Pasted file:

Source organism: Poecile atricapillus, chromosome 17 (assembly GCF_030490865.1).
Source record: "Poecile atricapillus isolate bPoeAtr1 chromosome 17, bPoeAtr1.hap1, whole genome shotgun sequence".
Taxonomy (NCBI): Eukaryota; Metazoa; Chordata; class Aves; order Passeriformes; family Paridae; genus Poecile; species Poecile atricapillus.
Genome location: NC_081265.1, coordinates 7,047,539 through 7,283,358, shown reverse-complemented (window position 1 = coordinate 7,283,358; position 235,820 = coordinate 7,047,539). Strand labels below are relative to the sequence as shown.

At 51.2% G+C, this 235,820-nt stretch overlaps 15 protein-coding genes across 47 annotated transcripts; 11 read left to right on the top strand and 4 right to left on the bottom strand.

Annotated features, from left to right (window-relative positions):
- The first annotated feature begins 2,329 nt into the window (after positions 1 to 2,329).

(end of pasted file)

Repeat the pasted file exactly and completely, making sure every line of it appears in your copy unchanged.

Source organism: Poecile atricapillus, chromosome 17 (assembly GCF_030490865.1).
Source record: "Poecile atricapillus isolate bPoeAtr1 chromosome 17, bPoeAtr1.hap1, whole genome shotgun sequence".
Taxonomy (NCBI): Eukaryota; Metazoa; Chordata; class Aves; order Passeriformes; family Paridae; genus Poecile; species Poecile atricapillus.
Genome location: NC_081265.1, coordinates 7,047,539 through 7,283,358, shown reverse-complemented (window position 1 = coordinate 7,283,358; position 235,820 = coordinate 7,047,539). Strand labels below are relative to the sequence as shown.

At 51.2% G+C, this 235,820-nt stretch overlaps 15 protein-coding genes across 47 annotated transcripts; 11 read left to right on the top strand and 4 right to left on the bottom strand.

Annotated features, from left to right (window-relative positions):
- The first annotated feature begins 2,329 nt into the window (after positions 1 to 2,329).